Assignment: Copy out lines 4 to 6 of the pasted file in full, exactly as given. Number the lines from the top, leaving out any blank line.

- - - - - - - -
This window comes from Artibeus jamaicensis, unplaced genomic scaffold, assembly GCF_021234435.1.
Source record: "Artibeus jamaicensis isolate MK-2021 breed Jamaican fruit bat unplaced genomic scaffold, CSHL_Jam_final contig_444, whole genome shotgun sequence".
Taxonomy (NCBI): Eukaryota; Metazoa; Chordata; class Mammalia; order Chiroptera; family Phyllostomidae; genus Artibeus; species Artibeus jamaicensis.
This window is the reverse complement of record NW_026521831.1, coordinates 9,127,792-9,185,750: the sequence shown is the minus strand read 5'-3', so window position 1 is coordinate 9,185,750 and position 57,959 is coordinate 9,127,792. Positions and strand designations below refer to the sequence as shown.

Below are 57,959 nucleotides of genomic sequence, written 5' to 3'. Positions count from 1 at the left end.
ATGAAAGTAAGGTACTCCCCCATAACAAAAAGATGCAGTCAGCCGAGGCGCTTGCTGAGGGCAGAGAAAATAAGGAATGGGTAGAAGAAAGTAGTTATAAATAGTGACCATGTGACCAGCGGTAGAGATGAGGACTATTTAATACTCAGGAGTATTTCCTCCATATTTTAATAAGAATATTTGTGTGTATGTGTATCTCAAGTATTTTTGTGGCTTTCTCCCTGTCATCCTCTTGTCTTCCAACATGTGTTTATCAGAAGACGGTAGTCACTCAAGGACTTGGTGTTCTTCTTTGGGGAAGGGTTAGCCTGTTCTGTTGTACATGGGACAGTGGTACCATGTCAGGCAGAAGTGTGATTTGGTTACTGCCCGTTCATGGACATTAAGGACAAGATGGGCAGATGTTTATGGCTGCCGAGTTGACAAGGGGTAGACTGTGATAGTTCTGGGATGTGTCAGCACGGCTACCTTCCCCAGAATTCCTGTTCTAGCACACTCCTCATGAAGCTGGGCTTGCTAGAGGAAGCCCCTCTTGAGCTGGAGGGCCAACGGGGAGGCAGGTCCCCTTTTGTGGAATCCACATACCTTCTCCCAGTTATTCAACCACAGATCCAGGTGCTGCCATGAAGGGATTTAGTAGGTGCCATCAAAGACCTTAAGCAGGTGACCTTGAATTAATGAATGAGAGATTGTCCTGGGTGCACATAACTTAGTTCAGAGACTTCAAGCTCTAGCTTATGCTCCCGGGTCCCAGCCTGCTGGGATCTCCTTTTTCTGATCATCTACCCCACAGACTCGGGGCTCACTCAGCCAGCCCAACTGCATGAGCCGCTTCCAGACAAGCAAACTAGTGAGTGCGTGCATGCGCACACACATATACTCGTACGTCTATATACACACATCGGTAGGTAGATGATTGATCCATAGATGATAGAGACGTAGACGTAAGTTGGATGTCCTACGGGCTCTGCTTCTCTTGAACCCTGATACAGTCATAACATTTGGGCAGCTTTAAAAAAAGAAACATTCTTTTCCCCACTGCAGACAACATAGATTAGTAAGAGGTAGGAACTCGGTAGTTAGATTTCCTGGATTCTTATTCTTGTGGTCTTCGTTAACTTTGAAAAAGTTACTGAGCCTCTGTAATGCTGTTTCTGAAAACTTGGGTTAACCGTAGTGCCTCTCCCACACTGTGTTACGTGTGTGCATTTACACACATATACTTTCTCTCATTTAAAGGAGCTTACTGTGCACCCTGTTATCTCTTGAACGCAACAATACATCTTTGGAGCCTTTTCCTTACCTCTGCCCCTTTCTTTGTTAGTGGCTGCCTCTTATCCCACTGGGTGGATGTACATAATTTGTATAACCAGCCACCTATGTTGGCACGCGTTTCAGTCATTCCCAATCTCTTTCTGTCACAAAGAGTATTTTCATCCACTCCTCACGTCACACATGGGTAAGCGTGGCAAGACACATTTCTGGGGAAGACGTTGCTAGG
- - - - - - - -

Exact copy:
This window is the reverse complement of record NW_026521831.1, coordinates 9,127,792-9,185,750: the sequence shown is the minus strand read 5'-3', so window position 1 is coordinate 9,185,750 and position 57,959 is coordinate 9,127,792. Positions and strand designations below refer to the sequence as shown.

Below are 57,959 nucleotides of genomic sequence, written 5' to 3'. Positions count from 1 at the left end.
ATGAAAGTAAGGTACTCCCCCATAACAAAAAGATGCAGTCAGCCGAGGCGCTTGCTGAGGGCAGAGAAAATAAGGAATGGGTAGAAGAAAGTAGTTATAAATAGTGACCATGTGACCAGCGGTAGAGATGAGGACTATTTAATACTCAGGAGTATTTCCTCCATATTTTAATAAGAATATTTGTGTGTATGTGTATCTCAAGTATTTTTGTGGCTTTCTCCCTGTCATCCTCTTGTCTTCCAACATGTGTTTATCAGAAGACGGTAGTCACTCAAGGACTTGGTGTTCTTCTTTGGGGAAGGGTTAGCCTGTTCTGTTGTACATGGGACAGTGGTACCATGTCAGGCAGAAGTGTGATTTGGTTACTGCCCGTTCATGGACATTAAGGACAAGATGGGCAGATGTTTATGGCTGCCGAGTTGACAAGGGGTAGACTGTGATAGTTCTGGGATGTGTCAGCACGGCTACCTTCCCCAGAATTCCTGTTCTAGCACACTCCTCATGAAGCTGGGCTTGCTAGAGGAAGCCCCTCTTGAGCTGGAGGGCCAACGGGGAGGCAGGTCCCCTTTTGTGGAATCCACATACCTTCTCCCAGTTATTCAACCACAGATCCAGGTGCTGCCATGAAGGGATTTAGTAGGTGCCATCAAAGACCTTAAGCAGGTGACCTTGAATTAATGAATGAGAGATTGTCCTGGGTGCACATAACTTAGTTCAGAGACTTCAAGCTCTAGCTTATGCTCCCGGGTCCCAGCCTGCTGGGATCTCCTTTTTCTGATCATCTACCCCACAGACTCGGGGCTCACTCAGCCAGCCCAACTGCATGAGCCGCTTCCAGACAAGCAAACTAGTGAGTGCGTGCATGCGCACACACATATACTCGTACGTCTATATACACACATCGGTAGGTAGATGATTGATCCATAGATGATAGAGACGTAGACGTAAGTTGGATGTCCTACGGGCTCTGCTTCTCTTGAACCCTGATACAGTCATAACATTTGGGCAGCTTTAAAAAAAGAAACATTCTTTTCCCCACTGCAGACAACATAGATTAGTAAGAGGTAGGAACTCGGTAGTTAGATTTCCTGGATTCTTATTCTTGTGGTCTTCGTTAACTTTGAAAAAGTTACTGAGCCTCTGTAATGCTGTTTCTGAAAACTTGGGTTAACCGTAGTGCCTCTCCCACACTGTGTTACGTGTGTGCATTTACACACATATACTTTCTCTCATTTAAAGGAGCTTACTGTGCACCCTGTTATCTCTTGAACGCAACAATACATCTTTGGAGCCTTTTCCTTACCTCTGCCCCTTTCTTTGTTAGTGGCTGCCTCTTATCCCACTGGGTGGATGTACATAATTTGTATAACCAGCCACCTATGTTGGCACGCGTTTCAGTCATTCCCAATCTCTTTCTGTCACAAAGAGTATTTTCATCCACTCCTCACGTCACACATGGGTAAGCGTGGCAAGACACATTTCTGGGGAAGACGTTGCTAGG